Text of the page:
Expats will likely find the cost of living in Chile relatively affordable and on par with that of any medium-sized international city. Its political and economic stability makes it one of the more expensive South American expat destinations, although prices fluctuate and vary around the country.

Expats moving to Chile's capital, Santiago, will find that the cost of living is reasonable but not particularly cheap. In Mercer's Cost of Living survey for 2019, Santiago had a ranking of 79 out of 209 countries, making it more expensive than cities like Madrid and Berlin. 

Attractive executive salaries are certainly a lure for many expats, but top management positions in multinational firms are highly coveted and competition is steep. In some cases, expat packages are not as lucrative as they once were so those making the move should ensure that their salary is high enough to accommodate life in Chile.

Moving to a foreign country often means using a new currency and getting familiar with banking, money and taxes in that country. Here is a breakdown of costs in Chile.

Cost of accommodation in Chile

Chile boasts a range of accommodation options for expats, and even top-quality housing tends to be affordable when compared to other major destinations. Buying and renting prices in the country are among the cheapest in Latin America, and a construction boom yielding sleek skyscrapers and an array of housing developments mean that standards aren't sacrificed even in the face of lower costs.

There's also plenty of opportunities for young, single expats to negotiate incredibly cheap shared housing, either with a Chilean family or in a furnished space with other expats.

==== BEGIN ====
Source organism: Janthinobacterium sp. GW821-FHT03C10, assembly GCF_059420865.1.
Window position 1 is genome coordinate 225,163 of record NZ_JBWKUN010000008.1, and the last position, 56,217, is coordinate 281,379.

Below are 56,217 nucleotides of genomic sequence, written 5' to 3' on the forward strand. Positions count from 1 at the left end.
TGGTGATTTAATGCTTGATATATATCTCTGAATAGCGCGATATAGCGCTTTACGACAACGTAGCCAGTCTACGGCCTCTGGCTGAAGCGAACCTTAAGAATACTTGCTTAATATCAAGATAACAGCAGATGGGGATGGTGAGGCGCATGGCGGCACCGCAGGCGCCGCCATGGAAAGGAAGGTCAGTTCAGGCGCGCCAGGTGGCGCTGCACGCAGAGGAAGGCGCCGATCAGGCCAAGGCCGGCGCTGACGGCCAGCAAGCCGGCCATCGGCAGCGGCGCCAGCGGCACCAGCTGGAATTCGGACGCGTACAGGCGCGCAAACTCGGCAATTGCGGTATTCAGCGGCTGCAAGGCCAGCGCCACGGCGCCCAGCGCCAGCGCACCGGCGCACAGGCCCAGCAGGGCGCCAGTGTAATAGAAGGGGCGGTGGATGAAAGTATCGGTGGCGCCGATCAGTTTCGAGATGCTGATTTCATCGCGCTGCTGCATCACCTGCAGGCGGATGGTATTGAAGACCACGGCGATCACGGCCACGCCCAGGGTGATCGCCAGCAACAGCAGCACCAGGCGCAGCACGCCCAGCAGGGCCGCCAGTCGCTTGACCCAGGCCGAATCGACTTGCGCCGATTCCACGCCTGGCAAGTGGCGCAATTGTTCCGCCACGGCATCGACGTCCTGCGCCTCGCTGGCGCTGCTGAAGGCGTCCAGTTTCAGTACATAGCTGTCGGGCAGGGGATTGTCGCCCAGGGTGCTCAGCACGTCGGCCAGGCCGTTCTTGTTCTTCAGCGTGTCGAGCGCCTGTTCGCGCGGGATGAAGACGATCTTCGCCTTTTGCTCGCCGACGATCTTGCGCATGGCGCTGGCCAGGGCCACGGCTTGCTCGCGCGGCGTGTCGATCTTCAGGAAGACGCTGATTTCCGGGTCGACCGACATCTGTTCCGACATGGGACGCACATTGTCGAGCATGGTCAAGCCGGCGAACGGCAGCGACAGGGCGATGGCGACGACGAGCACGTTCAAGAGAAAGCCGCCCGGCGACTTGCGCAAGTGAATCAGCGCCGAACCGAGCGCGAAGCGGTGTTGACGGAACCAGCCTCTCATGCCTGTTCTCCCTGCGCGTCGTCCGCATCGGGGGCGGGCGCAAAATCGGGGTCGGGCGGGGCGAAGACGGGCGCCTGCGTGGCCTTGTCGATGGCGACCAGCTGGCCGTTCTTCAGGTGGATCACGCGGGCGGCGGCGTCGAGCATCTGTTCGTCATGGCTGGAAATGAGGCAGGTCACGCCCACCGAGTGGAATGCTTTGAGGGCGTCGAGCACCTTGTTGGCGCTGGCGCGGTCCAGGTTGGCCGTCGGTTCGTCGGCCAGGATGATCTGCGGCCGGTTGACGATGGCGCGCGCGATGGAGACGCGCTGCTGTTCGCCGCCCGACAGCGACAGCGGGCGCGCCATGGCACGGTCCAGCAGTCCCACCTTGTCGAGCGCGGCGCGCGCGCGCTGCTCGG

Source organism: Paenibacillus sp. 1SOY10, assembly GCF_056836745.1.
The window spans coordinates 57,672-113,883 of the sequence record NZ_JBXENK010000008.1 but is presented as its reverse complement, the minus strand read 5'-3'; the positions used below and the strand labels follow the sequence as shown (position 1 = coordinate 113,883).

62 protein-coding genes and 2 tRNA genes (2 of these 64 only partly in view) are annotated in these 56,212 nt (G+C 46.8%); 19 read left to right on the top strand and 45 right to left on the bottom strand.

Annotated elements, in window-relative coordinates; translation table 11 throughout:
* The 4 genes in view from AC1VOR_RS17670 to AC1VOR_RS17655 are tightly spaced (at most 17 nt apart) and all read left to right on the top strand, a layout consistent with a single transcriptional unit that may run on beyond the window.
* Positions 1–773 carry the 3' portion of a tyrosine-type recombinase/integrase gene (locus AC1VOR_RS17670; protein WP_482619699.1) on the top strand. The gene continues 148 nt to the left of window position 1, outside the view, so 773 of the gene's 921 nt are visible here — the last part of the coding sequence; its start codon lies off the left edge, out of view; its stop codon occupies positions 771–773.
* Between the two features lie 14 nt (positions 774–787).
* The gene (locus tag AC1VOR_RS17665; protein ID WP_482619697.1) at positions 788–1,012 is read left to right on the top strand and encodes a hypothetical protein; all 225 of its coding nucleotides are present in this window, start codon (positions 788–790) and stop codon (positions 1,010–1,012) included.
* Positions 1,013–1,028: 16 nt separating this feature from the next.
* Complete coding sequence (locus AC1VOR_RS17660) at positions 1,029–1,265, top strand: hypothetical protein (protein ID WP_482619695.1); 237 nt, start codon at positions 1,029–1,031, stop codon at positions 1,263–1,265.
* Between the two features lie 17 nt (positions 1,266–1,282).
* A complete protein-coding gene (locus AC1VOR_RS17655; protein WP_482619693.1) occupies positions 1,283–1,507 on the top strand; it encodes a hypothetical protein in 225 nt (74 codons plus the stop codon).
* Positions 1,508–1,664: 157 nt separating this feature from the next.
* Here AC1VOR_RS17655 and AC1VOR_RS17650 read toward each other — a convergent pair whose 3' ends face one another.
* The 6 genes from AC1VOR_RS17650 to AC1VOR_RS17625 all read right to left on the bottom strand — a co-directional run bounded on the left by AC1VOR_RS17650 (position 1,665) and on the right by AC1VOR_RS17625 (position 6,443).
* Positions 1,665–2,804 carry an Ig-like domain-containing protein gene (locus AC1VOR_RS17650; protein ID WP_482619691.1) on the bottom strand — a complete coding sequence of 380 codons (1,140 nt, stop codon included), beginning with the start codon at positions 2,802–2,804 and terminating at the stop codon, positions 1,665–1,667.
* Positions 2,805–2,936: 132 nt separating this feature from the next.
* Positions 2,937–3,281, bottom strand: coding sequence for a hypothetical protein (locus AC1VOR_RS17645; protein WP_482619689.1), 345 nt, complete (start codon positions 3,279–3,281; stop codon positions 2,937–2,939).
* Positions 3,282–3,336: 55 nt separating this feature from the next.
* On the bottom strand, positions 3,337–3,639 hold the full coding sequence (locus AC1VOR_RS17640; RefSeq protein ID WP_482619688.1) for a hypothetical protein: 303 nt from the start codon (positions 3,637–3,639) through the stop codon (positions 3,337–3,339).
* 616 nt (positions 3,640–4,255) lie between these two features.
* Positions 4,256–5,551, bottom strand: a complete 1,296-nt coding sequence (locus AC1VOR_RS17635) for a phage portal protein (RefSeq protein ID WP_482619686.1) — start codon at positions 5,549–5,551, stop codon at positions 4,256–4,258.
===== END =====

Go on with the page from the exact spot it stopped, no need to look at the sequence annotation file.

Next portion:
Cost of groceries in Chile

The cost of food in Chile registers as cheap on a global scale but more expensive than in neighbouring South American countries like Peru and Argentina. Buying seasonal fruits and vegetables from the large central markets is a great way to save money and to sample the local flavours. Supermarket prices are slightly higher, and eating out and buying imported food items can be costly.

Cost of transport in Chile

Chile prides itself on its urban infrastructure and its systems of public transport are well connected and affordable. The country's main modes of transit are buses and the metro, both of which are efficient, safe and economical. Taxis are more expensive and the drivers are notorious for overcharging foreigners, so expats should do their best to negotiate a reasonable fee or use a ride-hailing service that charges standardised rates.

Cost of schooling in Chile

Expats with children have a range of options for education and schools in Chile. Public schools in Chile tend to provide a lower standard of education than expats might be used to, and the curriculum is usually taught entirely in Spanish. Some parents prefer to send their children to Chilean private schools but fees for these institutions can be very expensive. Furthermore, they don't always live up to the promise of providing better standards of education than public schools. 

For many expats, international schools in Chile are the answer to this dilemma. These fees can also be astronomical, but it's often possible to negotiate an education allowance as part of an employment contract. 

Cost of living in Chile chart

Prices may vary across Chile, depending on product and service provider. The list below shows average prices for Santiago in May 2020.


One-bedroom apartment in the city centre

CLP 350,000 - 500,000

One-bedroom apartment outside of the city centre

CLP 280,000 - 320,000

Three-bedroom apartment in the city centre

CLP 600,000 - 700,000

Three-bedroom apartment outside of the city centre

CLP 500,000 - 600,000


Eggs (dozen)

CLP 1,940

Milk (1 litre)

CLP 760

Rice (1kg)

CLP 835

Loaf of white bread

CLP 1,380

Chicken breasts (1kg)

CLP 3,970

Pack of cigarettes 

CLP 4,100

Eating out

Big Mac Meal

CLP 4,600

Coca-Cola (330ml)

CLP 870


CLP 2,000

Bottle of local beer

CLP 3,000

Three-course meal for two at a mid-range restaurant

CLP 35,000


Mobile-to-mobile call rate (per minute)

CLP 125

Internet (per month)

CLP 27,000

Basic utilities (per month for a small apartment)

CLP 90,000


Taxi rate (per kilometre)

CLP 1,000

Bus/train fare in the city centre

CLP 800

Petrol/gasoline (per litre)

CLP 830

Expat Health Insurance


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